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Microtek ArtixScan M1 Pro

>> Friday, January 9, 2009

Despite the M1's focus on photos, you can use it for all purpose scanning like any flatbed scanner. With that in mind, Microtek includes a Twain driver, so you can scan from most Windows programs. You also get an optical character recognition (OCR) program, Abbyy FineReader 6.0 Sprint, to convert the scanned image to editable text.

The process of scanning for OCR is a little clumsy, both because an automatic document feeder is lacking and because the scan driver is designed primarily for photos. The results, on the other hand, were more than acceptable. On my tests, the scanner recognized Times New Roman text as small as 8 points, as well as Arial text as small as 6 points, without a mistake. All the other software that comes with the M1 deals with photos.

The bundle includes Adobe Photoshop Elements for photo editing InterVideo MediaOne Gallery for enhancing, managing, and sharing photos and two scan utilities Microtek's own ScanWizard Pro and Lasersoft's SilverFast Ai Studio, a high end scanning program.

Both utilities allow color calibration, and the scanner comes with two calibration scan targets one for reflective scans and one for positive transparencies.

Installing and setting up the M1 (6.1 by 15.2 by 22.3 inches, HWD) is easy. Just remove the packing materials, unlock the scan head, and plug in the USB cable and power cord.

Installing the software should normally be just as easy. In theory, you only have to run an automated installation program from each of three discs provided. I ran into a minor problem with one of the installation routines freezing up, but I eventually managed to get everything installed.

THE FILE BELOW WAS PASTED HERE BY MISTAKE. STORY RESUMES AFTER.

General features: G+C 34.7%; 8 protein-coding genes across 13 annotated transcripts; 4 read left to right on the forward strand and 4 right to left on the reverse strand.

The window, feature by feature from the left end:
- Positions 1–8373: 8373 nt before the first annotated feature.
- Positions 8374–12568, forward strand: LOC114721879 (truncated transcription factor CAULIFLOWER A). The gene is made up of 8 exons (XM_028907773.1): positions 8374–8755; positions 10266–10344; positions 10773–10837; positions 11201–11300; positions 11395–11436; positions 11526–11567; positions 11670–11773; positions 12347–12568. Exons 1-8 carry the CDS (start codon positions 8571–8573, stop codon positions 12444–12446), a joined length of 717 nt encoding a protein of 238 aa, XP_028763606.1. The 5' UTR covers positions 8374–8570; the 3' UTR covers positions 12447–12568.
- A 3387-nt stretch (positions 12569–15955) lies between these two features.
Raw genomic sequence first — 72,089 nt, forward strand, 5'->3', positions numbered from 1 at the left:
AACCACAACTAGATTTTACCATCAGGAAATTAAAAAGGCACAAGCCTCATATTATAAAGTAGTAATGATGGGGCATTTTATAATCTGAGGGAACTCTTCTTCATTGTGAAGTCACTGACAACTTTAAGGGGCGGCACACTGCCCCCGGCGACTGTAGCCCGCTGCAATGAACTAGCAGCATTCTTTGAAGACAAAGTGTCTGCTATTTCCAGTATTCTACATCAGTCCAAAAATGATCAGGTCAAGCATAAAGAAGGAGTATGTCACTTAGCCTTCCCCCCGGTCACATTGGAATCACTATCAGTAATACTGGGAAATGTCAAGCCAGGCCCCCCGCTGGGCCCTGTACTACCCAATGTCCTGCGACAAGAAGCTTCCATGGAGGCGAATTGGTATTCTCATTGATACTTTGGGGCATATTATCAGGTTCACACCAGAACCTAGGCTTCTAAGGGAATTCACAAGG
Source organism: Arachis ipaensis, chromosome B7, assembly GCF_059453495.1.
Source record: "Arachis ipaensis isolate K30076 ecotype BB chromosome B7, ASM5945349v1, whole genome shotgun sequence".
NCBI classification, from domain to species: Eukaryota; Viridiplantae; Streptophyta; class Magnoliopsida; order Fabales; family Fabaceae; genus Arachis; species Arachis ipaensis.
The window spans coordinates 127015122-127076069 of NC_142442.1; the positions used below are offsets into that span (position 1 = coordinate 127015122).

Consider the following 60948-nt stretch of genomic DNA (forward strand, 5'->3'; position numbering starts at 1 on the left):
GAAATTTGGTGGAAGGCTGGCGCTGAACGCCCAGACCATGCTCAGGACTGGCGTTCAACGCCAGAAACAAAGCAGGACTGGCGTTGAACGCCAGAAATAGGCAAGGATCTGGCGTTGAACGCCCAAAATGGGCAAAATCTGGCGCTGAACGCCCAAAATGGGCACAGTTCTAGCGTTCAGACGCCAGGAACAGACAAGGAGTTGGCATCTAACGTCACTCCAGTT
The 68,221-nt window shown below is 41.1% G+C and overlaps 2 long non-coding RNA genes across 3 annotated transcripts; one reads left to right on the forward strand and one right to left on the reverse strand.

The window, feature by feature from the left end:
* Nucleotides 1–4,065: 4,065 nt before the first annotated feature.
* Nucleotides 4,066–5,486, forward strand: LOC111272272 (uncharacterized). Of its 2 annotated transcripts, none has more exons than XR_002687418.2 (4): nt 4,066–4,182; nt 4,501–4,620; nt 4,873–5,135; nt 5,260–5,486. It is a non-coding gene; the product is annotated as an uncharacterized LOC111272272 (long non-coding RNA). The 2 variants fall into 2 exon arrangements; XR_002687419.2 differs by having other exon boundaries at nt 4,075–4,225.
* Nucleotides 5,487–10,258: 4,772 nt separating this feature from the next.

I tested the scanner with Windows XP. According to Microtek, all of the software and drivers also work with Windows 2000 and Vista. All except MediaOne Gallery are compatible with Mac OS X 10.3 and 10.4 as well. Setting up the M1 for scanning film is easier than with most flatbed scanners.

The scanner comes with film holders for 35mm slides (up to 12 at a time), 35mm film (up to four strips of six frames each), 6cm film (one strip), and 4 by 5 inch film (up to two photos). To scan, you put the film into the appropriate film holder, then drop the film holder onto a tray that slides into the front of the scanner, much like a paper drawer sliding into a laser printer. In addition, there's a second tray with an 8.5 by 10.3 inch glass plate that can hold any size of film up to 8 by 10 inches.


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